Jiang Xingjun hates holidays here. Rather than providing respite or relaxation, China’s three national vacation weeks — one observed in winter, one in spring and one in fall — are often more like hell on wheels, with jam-packed planes, trains and automobiles gone berserk, he says.
On cue, hundreds of millions of workers embark on mass pilgrimages to hometowns often located thousands of miles away. In the world’s most populous nation, these so-called golden weeks are like Thanksgiving, Christmas, New Year’s and the Fourth of July all rolled into one. That means travel is a struggle for many Chinese vacationers. Plane tickets are precious, with two or three people vying for one seat. Highways are gridlocked. Trains are so crowded that bathrooms become seating compartments, forcing some desperate people to wear adult diapers on marathon trips that take 36 hours one way. [Full Text]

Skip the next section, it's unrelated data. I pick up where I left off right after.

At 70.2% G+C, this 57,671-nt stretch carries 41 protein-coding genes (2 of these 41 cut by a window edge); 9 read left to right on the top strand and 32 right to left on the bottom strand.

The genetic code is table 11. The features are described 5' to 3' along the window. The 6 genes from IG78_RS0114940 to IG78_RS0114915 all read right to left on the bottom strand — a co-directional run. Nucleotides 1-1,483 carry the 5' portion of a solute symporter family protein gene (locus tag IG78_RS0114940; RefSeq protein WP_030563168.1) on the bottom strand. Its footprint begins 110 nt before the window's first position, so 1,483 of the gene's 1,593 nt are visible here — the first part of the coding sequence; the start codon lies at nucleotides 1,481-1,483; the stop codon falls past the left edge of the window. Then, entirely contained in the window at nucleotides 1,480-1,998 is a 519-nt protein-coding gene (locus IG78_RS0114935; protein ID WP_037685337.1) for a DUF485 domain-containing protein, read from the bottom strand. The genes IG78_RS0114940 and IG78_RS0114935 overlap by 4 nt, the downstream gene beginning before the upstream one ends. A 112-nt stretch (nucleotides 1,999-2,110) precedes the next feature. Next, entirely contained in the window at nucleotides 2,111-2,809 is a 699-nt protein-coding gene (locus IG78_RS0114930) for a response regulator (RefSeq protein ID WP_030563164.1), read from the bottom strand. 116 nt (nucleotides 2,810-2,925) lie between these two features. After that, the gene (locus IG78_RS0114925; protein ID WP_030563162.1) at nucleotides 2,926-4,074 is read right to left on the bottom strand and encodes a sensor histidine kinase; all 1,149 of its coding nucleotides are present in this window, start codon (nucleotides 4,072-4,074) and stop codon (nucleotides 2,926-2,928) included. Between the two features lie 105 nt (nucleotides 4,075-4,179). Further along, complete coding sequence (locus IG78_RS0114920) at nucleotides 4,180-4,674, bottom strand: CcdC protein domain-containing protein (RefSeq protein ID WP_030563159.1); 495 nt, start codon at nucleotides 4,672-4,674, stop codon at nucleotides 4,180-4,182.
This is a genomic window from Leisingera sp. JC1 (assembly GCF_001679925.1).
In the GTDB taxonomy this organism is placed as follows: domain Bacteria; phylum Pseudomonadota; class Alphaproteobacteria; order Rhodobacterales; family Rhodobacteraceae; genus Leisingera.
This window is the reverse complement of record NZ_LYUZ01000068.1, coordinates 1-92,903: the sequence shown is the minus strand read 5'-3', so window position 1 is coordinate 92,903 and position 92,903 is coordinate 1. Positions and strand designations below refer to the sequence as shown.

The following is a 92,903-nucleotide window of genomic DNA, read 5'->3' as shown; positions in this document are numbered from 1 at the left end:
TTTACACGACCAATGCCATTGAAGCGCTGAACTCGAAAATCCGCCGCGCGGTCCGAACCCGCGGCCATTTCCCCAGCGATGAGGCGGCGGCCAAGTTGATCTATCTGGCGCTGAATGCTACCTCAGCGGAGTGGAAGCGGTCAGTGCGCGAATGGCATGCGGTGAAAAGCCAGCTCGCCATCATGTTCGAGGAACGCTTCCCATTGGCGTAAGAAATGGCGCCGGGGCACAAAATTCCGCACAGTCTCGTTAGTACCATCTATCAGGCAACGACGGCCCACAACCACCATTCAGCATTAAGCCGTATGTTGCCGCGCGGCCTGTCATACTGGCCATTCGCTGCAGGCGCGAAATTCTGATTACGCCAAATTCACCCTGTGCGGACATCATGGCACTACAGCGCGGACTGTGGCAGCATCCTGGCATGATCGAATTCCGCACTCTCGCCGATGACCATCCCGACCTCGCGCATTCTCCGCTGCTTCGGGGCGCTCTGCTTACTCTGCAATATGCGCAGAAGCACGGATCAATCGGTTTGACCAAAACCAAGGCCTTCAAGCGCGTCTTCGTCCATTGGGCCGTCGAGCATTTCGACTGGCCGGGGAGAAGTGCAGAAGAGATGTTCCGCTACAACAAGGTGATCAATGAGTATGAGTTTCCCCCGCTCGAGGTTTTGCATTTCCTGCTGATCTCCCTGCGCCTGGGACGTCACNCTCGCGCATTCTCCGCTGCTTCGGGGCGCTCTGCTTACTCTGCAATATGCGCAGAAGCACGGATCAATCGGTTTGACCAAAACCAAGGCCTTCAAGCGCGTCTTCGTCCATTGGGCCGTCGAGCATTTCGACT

[Image: A passenger climbs into a train at a railway station in Hefei, east China’s Anhui province, by Jianan Yu from Reuters.]